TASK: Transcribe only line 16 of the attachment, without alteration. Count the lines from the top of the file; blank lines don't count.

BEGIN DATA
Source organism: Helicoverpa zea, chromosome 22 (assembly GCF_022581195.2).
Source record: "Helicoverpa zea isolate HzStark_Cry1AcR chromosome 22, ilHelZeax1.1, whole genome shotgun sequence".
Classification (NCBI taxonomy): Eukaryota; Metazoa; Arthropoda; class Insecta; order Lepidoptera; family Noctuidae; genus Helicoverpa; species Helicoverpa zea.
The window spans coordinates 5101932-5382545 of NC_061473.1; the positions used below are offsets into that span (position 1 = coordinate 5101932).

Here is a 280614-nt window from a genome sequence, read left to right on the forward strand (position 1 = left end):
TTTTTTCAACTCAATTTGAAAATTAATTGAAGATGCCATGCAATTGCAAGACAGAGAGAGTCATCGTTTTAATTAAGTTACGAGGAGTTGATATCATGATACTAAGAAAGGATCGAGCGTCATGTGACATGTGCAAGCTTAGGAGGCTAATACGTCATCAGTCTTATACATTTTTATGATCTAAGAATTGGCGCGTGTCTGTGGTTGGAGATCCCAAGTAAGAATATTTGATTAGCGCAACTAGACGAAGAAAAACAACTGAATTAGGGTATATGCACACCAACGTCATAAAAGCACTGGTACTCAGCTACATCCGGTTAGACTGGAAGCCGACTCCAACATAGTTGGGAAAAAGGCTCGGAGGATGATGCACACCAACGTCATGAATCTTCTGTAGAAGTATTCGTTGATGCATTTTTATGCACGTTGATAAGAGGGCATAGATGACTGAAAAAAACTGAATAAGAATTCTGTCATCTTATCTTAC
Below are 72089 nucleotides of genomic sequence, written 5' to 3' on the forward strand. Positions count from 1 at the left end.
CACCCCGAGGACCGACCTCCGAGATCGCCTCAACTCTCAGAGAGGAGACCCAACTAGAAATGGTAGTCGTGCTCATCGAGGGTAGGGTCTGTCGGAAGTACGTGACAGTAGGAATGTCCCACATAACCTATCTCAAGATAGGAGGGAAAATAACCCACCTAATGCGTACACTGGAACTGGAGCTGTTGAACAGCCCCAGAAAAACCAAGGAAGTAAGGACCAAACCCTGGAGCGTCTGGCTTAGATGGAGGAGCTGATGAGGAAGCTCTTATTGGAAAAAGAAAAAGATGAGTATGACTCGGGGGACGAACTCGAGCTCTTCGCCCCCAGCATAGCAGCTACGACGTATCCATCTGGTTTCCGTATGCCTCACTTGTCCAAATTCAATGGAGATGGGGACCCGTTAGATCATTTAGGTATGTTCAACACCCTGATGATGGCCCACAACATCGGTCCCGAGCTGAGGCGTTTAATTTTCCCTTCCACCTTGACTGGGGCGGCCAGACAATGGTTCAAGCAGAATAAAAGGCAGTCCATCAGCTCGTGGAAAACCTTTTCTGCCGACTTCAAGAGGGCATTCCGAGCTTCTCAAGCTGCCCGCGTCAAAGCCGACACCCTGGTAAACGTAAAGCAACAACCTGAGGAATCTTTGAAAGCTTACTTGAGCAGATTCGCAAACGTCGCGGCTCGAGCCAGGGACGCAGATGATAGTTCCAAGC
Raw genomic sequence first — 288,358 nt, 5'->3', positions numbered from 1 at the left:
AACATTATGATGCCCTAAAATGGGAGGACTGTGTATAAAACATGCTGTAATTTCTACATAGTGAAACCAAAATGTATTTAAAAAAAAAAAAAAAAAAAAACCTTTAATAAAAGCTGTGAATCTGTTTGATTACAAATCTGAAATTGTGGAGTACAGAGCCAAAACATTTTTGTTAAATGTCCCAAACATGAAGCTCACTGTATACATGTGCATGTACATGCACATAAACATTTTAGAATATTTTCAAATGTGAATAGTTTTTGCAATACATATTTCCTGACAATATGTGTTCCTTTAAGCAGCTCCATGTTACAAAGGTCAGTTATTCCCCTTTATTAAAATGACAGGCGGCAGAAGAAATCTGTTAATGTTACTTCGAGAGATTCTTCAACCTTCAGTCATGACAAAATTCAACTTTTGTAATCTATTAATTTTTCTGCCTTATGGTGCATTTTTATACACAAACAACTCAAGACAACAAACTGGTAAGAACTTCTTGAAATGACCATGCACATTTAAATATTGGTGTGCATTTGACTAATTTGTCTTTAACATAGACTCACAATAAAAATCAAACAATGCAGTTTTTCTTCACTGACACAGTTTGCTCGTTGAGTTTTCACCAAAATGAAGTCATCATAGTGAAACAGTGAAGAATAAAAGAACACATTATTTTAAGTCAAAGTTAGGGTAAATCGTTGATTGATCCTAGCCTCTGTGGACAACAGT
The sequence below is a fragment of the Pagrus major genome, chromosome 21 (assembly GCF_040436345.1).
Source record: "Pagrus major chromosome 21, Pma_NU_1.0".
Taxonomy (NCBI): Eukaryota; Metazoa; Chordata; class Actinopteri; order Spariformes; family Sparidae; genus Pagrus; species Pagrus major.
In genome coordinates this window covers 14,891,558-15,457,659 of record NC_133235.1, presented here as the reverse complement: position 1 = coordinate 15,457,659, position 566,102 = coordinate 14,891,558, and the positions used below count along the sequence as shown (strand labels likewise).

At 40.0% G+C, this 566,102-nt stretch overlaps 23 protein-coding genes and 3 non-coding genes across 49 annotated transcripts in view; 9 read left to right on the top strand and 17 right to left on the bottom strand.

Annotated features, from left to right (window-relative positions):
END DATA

Annotated features, from left to right (window-relative positions):